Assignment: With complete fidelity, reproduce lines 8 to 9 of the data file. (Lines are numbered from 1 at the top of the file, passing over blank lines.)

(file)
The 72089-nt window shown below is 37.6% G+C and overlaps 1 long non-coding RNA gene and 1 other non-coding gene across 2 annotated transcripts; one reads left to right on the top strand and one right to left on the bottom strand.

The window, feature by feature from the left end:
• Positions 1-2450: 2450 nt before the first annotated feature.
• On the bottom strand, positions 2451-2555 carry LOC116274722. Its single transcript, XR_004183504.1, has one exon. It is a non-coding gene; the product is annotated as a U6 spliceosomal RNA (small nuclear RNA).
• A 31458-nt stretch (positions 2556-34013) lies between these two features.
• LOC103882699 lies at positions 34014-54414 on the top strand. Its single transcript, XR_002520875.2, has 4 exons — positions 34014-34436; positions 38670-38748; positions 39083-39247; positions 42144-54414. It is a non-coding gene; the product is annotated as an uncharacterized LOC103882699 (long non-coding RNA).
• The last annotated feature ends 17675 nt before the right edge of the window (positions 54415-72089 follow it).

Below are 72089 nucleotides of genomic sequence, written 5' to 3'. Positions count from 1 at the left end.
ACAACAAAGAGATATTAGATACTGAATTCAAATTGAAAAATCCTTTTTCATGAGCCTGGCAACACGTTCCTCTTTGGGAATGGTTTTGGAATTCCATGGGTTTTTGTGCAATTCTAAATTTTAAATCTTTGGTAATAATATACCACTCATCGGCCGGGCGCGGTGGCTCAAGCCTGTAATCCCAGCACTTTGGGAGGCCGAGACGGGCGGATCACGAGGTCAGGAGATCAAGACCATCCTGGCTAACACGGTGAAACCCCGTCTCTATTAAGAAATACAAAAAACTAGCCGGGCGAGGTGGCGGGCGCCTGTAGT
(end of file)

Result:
Below are 72089 nucleotides of genomic sequence, written 5' to 3'. Positions count from 1 at the left end.
ACAACAAAGAGATATTAGATACTGAATTCAAATTGAAAAATCCTTTTTCATGAGCCTGGCAACACGTTCCTCTTTGGGAATGGTTTTGGAATTCCATGGGTTTTTGTGCAATTCTAAATTTTAAATCTTTGGTAATAATATACCACTCATCGGCCGGGCGCGGTGGCTCAAGCCTGTAATCCCAGCACTTTGGGAGGCCGAGACGGGCGGATCACGAGGTCAGGAGATCAAGACCATCCTGGCTAACACGGTGAAACCCCGTCTCTATTAAGAAATACAAAAAACTAGCCGGGCGAGGTGGCGGGCGCCTGTAGT